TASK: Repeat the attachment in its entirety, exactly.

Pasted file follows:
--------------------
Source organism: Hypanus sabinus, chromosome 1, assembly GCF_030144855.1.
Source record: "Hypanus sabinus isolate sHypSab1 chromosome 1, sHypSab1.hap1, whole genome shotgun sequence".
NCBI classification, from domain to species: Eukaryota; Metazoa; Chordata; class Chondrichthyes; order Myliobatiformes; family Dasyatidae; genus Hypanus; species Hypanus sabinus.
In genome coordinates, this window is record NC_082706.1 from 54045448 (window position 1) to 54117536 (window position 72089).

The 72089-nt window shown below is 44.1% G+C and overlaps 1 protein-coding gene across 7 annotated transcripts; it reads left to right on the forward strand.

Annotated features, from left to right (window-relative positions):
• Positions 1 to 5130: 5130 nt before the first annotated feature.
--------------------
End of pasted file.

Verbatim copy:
Source organism: Hypanus sabinus, chromosome 1, assembly GCF_030144855.1.
Source record: "Hypanus sabinus isolate sHypSab1 chromosome 1, sHypSab1.hap1, whole genome shotgun sequence".
NCBI classification, from domain to species: Eukaryota; Metazoa; Chordata; class Chondrichthyes; order Myliobatiformes; family Dasyatidae; genus Hypanus; species Hypanus sabinus.
In genome coordinates, this window is record NC_082706.1 from 54045448 (window position 1) to 54117536 (window position 72089).

The 72089-nt window shown below is 44.1% G+C and overlaps 1 protein-coding gene across 7 annotated transcripts; it reads left to right on the forward strand.

Annotated features, from left to right (window-relative positions):
• Positions 1 to 5130: 5130 nt before the first annotated feature.